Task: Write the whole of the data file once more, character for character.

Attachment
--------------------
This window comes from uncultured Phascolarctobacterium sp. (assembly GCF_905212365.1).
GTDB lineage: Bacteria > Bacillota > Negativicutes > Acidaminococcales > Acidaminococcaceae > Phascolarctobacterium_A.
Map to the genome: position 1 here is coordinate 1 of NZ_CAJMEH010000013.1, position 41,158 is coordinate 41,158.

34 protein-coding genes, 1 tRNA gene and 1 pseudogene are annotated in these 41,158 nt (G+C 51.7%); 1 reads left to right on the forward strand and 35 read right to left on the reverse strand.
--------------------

This window comes from uncultured Phascolarctobacterium sp. (assembly GCF_905212365.1).
GTDB lineage: Bacteria > Bacillota > Negativicutes > Acidaminococcales > Acidaminococcaceae > Phascolarctobacterium_A.
Map to the genome: position 1 here is coordinate 1 of NZ_CAJMEH010000013.1, position 41,158 is coordinate 41,158.

34 protein-coding genes, 1 tRNA gene and 1 pseudogene are annotated in these 41,158 nt (G+C 51.7%); 1 reads left to right on the forward strand and 35 read right to left on the reverse strand.